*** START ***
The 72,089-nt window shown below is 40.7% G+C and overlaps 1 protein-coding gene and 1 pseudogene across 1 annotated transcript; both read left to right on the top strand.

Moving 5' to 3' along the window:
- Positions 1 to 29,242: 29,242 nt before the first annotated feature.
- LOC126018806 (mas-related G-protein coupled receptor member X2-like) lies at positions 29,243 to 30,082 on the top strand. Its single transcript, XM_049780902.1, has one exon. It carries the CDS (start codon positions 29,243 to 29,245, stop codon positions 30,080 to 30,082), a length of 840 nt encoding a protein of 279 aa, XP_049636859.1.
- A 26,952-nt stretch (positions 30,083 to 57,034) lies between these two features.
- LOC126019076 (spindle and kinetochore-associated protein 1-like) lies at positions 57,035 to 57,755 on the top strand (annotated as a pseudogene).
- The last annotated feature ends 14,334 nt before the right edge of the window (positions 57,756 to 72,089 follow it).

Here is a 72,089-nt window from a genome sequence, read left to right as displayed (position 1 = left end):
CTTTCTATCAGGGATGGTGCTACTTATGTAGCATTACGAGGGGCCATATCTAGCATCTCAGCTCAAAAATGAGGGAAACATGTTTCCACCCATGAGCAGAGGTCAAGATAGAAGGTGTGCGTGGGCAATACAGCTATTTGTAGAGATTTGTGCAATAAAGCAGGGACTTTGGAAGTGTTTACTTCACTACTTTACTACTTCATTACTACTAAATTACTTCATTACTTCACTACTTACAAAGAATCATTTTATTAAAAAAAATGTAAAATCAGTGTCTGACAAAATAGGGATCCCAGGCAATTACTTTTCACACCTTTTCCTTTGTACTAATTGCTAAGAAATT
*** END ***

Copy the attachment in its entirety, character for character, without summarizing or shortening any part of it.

The 72,089-nt window shown below is 40.7% G+C and overlaps 1 protein-coding gene and 1 pseudogene across 1 annotated transcript; both read left to right on the top strand.

Moving 5' to 3' along the window:
- Positions 1 to 29,242: 29,242 nt before the first annotated feature.
- LOC126018806 (mas-related G-protein coupled receptor member X2-like) lies at positions 29,243 to 30,082 on the top strand. Its single transcript, XM_049780902.1, has one exon. It carries the CDS (start codon positions 29,243 to 29,245, stop codon positions 30,080 to 30,082), a length of 840 nt encoding a protein of 279 aa, XP_049636859.1.
- A 26,952-nt stretch (positions 30,083 to 57,034) lies between these two features.
- LOC126019076 (spindle and kinetochore-associated protein 1-like) lies at positions 57,035 to 57,755 on the top strand (annotated as a pseudogene).
- The last annotated feature ends 14,334 nt before the right edge of the window (positions 57,756 to 72,089 follow it).

Here is a 72,089-nt window from a genome sequence, read left to right as displayed (position 1 = left end):
CTTTCTATCAGGGATGGTGCTACTTATGTAGCATTACGAGGGGCCATATCTAGCATCTCAGCTCAAAAATGAGGGAAACATGTTTCCACCCATGAGCAGAGGTCAAGATAGAAGGTGTGCGTGGGCAATACAGCTATTTGTAGAGATTTGTGCAATAAAGCAGGGACTTTGGAAGTGTTTACTTCACTACTTTACTACTTCATTACTACTAAATTACTTCATTACTTCACTACTTACAAAGAATCATTTTATTAAAAAAAATGTAAAATCAGTGTCTGACAAAATAGGGATCCCAGGCAATTACTTTTCACACCTTTTCCTTTGTACTAATTGCTAAGAAATT